Philipsz's sound installations have been shown at the Guggenheim in New York, the São Paulo Bienniale, and the Gulbenkian Foundation in Lisbon. Her latest project, Surround Me, sets her Elizabethan madrigals ringing out in the yards and alleys of London's old financial district.

The Turner prize show at the Tate Britain brings the work indoors, transposing the piece to the blank, box-like void of a gallery space. It offers nothing to look at. A bench and three speakers are the only objects in an otherwise empty gallery.

"Situating the sound in a starkly vacant gallery adds to the atmospherics," says Little. "The space is devoid of the visual stimuli you got in Glasgow, and that intensifies the physical encounter.

"She invites you to consider the way the sound behaves, the way it disseminates and permeates the space and gets grounded in the present reality. It isn't at all transcendental. She gets you to see things based on what you hear."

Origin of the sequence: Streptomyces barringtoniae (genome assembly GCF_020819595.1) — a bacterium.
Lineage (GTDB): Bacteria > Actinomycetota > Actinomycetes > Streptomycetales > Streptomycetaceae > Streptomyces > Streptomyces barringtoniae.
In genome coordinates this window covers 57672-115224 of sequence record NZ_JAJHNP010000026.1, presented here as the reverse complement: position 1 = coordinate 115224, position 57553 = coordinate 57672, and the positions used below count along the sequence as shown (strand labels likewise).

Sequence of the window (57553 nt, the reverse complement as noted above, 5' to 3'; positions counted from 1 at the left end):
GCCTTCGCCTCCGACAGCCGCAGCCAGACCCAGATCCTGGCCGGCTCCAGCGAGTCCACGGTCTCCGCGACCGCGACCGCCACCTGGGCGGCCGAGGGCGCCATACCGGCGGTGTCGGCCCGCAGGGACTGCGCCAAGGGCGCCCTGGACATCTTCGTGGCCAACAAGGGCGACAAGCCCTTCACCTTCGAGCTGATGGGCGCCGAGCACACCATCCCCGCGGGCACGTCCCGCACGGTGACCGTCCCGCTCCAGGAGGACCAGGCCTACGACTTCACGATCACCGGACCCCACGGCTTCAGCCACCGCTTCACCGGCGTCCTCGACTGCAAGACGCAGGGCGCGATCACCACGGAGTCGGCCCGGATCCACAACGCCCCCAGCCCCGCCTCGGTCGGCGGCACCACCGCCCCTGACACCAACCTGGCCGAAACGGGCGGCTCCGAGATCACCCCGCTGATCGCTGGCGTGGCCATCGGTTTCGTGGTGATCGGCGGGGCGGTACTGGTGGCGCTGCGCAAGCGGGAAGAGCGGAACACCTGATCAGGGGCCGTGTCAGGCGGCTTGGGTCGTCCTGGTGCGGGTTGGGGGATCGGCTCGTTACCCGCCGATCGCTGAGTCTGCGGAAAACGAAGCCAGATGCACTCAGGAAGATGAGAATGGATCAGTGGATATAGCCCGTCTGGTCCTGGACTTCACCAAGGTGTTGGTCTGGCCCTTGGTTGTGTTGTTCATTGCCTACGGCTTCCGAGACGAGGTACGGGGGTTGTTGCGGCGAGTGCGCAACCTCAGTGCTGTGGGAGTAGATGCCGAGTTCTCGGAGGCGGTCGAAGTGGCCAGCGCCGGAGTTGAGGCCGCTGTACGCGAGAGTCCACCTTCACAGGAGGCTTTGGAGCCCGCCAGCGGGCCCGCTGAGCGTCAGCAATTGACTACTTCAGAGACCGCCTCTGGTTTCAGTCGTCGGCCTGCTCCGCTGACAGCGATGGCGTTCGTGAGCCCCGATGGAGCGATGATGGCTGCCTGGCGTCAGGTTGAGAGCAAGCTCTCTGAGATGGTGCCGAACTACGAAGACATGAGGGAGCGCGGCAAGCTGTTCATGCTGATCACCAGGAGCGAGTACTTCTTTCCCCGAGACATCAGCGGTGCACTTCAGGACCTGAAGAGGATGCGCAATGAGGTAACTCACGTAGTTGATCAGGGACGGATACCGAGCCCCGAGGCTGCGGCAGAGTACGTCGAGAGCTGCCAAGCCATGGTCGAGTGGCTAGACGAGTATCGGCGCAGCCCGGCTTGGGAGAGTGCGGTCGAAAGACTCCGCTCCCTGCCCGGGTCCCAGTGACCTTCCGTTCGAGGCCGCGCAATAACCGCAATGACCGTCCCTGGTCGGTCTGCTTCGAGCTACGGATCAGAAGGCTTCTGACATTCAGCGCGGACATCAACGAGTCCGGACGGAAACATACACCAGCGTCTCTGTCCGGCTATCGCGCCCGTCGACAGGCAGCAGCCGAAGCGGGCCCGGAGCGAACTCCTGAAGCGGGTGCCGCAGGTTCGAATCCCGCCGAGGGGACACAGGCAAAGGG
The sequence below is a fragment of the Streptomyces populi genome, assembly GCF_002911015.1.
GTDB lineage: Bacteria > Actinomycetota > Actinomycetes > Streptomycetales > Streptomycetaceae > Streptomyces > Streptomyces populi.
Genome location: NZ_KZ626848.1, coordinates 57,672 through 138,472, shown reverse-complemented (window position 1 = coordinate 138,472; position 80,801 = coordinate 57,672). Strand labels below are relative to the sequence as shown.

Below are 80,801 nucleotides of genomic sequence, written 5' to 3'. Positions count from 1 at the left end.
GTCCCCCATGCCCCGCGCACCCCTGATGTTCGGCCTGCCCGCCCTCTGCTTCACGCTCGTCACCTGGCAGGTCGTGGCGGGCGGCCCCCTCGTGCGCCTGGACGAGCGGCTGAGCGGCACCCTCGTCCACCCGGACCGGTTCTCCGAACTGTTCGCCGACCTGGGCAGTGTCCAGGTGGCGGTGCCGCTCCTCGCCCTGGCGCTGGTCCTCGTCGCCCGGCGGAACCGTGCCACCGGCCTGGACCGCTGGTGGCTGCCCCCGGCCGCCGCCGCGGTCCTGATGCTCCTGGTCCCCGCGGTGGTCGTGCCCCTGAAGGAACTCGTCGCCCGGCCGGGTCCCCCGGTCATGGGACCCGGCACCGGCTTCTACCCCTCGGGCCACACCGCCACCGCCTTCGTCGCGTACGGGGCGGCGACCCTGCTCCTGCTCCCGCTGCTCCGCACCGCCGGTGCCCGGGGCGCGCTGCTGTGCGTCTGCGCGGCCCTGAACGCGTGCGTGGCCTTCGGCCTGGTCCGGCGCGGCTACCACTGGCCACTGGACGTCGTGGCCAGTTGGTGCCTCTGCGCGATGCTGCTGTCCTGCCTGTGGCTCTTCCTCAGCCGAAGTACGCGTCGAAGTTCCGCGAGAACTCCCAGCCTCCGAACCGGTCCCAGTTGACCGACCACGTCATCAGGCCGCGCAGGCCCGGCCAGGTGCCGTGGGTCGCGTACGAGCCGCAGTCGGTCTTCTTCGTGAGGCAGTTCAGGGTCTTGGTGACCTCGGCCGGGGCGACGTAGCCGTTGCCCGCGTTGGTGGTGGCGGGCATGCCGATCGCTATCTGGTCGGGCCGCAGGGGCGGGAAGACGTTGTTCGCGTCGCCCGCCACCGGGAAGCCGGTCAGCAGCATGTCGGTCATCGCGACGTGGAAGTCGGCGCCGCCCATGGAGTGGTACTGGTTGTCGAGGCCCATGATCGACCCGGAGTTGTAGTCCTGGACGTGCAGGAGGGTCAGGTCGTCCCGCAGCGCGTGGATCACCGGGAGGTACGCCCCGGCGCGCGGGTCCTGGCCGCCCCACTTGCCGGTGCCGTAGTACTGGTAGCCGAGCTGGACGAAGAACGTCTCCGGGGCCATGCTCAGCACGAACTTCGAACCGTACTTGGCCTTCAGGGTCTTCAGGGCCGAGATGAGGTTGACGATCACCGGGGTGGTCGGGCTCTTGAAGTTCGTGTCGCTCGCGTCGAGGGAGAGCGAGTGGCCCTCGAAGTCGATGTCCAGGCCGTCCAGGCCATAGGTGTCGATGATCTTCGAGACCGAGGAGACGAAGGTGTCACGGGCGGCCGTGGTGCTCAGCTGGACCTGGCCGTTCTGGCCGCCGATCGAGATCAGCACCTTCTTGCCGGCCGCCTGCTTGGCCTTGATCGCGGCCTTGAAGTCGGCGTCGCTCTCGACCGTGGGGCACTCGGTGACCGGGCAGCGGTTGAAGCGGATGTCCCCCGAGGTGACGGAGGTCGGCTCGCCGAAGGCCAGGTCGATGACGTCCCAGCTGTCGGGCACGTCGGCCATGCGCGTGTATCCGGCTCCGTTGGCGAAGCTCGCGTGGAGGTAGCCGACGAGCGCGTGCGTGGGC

Although it may be obscure, Philipsz's art draws on a long tradition in the experimental avant-garde, originating in the surrealist movements of 1920s Paris, in the iconoclastic recordings of the Situationist International, and in Fluxus happenings.

Sound art has taken diverse, hybrid forms, drawing on conceptual art and minimalism, performance art, poetry and experimental theatre. It has involved acoustics, electronics and environmental sound, and engages with other media such as sculpture, film or video.

The medium dates back to Luigi Russolo's Intonarumori,or noise intoners, and his 1913 Fluxus manifesto The Art of Noises. "Early 20th-century movements such as the Dadaists experimented considerably in the field," says Little. "Marcel Duchamp's recordings of sounds of the city in Paris are a notable example, and the Futurist movement used it a lot."